The baby or the fridge

1960 was a big year for my adopting parents. First came the infertility diagnosis. Then a new baby arrived with little warning and no fanfare. Followed within days by a new refrigerator.

I was one of over 103,000 New Zealand babies forcibly removed from my single mother. Her dying mother sent her to the doctor’s house with a couple of months to spare. The generous Dr Gerald Gleeson put her to work cleaning and scrubbing. Weeks before I was born he promised me away to the “an attractive young couple who belong to the Church of England."

It was a typical story. The same thing happened in Canada. They describe it as one of their “most agonising scandals and one which for decades was covered up – the forced adoption of hundreds of thousands of babies born to unmarried mothers.” A full-scale inquiry is ongoing.

In New Zealand, we pretend it never happened.

In the total absence of government action, apology or investigation, I’ve been unraveling New Zealand’s history of forced adoption.

We’ve wrapped adoption in secrecy, tied it up with clichés and obfuscated the truth at every turn. We’ve conflated orphans with the illegitimate. We’ve never once paused to inquire about outcomes.

With so much around adoption shrouded in legal black holes and social expectation, most adopted people struggle to talk about it. Not only their own but the practice itself.

If you experience a difficult time in your natural born family, people understand. A violent father? A cold mother? There’s plenty of support for that trauma. .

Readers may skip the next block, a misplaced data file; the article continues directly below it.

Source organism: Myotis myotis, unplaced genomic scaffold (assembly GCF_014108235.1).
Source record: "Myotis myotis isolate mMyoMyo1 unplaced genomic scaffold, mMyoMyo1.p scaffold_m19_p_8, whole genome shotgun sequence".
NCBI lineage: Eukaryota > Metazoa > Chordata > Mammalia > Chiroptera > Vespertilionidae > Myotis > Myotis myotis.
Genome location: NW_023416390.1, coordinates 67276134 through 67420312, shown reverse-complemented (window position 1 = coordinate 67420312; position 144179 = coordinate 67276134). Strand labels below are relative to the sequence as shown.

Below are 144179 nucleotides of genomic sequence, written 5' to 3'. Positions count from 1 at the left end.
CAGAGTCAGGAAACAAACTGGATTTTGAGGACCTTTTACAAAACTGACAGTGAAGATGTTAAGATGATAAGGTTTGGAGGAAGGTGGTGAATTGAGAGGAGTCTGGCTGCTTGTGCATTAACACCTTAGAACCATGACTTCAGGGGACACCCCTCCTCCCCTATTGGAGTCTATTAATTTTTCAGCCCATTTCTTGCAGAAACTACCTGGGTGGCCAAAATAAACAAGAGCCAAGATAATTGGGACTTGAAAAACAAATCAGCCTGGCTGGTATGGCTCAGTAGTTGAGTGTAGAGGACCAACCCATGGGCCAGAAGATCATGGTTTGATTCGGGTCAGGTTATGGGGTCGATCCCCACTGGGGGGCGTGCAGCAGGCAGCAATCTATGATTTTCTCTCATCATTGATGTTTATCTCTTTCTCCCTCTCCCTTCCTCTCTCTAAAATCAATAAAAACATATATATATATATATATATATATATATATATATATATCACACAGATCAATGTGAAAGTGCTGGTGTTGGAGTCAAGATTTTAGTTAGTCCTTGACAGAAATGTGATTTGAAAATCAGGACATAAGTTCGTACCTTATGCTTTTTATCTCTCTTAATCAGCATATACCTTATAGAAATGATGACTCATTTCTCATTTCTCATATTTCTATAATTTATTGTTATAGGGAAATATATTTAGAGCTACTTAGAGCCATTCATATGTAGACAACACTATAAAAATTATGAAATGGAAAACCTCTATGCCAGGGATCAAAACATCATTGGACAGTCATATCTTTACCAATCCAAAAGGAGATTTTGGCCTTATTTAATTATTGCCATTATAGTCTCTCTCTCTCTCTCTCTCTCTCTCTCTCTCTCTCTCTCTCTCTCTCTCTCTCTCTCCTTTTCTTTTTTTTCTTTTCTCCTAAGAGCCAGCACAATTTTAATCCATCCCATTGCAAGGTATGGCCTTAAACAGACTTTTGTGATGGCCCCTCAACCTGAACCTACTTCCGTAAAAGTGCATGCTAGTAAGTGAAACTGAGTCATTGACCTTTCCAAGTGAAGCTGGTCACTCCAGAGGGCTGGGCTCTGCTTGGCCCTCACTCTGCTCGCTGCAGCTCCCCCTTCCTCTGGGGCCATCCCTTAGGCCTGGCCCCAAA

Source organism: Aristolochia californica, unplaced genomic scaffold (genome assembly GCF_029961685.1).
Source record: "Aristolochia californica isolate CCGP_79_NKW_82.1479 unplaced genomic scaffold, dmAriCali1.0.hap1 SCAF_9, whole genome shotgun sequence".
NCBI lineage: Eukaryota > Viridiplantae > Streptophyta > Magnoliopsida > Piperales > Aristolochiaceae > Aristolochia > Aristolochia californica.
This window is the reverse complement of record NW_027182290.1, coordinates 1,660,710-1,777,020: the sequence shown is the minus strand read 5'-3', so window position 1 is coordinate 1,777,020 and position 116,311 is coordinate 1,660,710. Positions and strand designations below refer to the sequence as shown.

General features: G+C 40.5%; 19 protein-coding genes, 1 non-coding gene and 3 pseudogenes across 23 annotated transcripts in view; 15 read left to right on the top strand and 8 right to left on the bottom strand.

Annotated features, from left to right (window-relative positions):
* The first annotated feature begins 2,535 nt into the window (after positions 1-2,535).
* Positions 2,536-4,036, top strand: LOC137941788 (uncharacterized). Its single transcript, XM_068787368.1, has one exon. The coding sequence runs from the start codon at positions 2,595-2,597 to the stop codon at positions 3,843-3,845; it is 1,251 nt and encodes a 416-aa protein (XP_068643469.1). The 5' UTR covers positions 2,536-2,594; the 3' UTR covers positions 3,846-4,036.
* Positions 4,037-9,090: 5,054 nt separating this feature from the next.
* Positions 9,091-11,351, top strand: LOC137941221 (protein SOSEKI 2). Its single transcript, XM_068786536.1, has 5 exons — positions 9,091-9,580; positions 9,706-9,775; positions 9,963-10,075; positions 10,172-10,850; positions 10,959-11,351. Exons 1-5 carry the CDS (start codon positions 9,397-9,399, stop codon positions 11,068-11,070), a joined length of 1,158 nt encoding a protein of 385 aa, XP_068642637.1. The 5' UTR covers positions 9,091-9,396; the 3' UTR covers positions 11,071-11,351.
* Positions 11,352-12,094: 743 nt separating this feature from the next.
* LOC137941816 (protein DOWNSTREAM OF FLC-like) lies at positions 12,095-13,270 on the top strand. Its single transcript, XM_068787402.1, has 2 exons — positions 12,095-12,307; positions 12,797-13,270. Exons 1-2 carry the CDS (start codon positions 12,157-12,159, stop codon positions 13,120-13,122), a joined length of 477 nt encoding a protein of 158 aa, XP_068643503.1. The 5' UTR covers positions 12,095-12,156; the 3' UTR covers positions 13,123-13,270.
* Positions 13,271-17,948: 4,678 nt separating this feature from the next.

But if you’re adopted that toxic family story takes on another element. When you try to speak about it, someone will ask the ‘what-ifs’. What if you’d been aborted? What if your natural family were worse? You could have grown up in an orphanage? In care? On the streets?

This is often followed by the, “I know a happy adoptee,” narrative. As if that one person's experience is more significant than everything you’ve lost. And all the wrongs of being taken from your mother and stripped of your identity are irrelevant.

But what if you do grow up in a loving adopted family? And you really are that ‘happy adopted person?’

In many ways, this makes it more difficult. If you feel even the slightest bit ‘not right’ in your happy family there’s nowhere to place those feelings. To express doubts, to acknowledge a yearning for blood in the face of good parenting is almost impossible. Even to yourself.

And so the fog descends. The disconnect between your inner life and external expectations is vast. Often the fog is preferable.

Whether you recognise it or not, adoption is trauma. In truth both the idyllic and the unfit family is invested in being better than the mother they took you from. The person you might have been, the life you would have lived, if not for them, is rarely acknowledged. But no matter the quality of your upbringing, we all live with a sense of a yearning for blood connections.

For me, as young teen all I wanted was someone who looked like me. I had to wait until I gave birth to my first daughter. She arrived with fine hair and delicate features. But then I realised there were no photos of me until I was three months old. I had no idea if I looked like her as a new baby. No reason, my adopting mother said, casually, when asked. “I was too busy to take photos.”

Except for that camera-worthy new refrigerator. It was either me or the fridge. It’s obvious who won. I have the photo to prove it.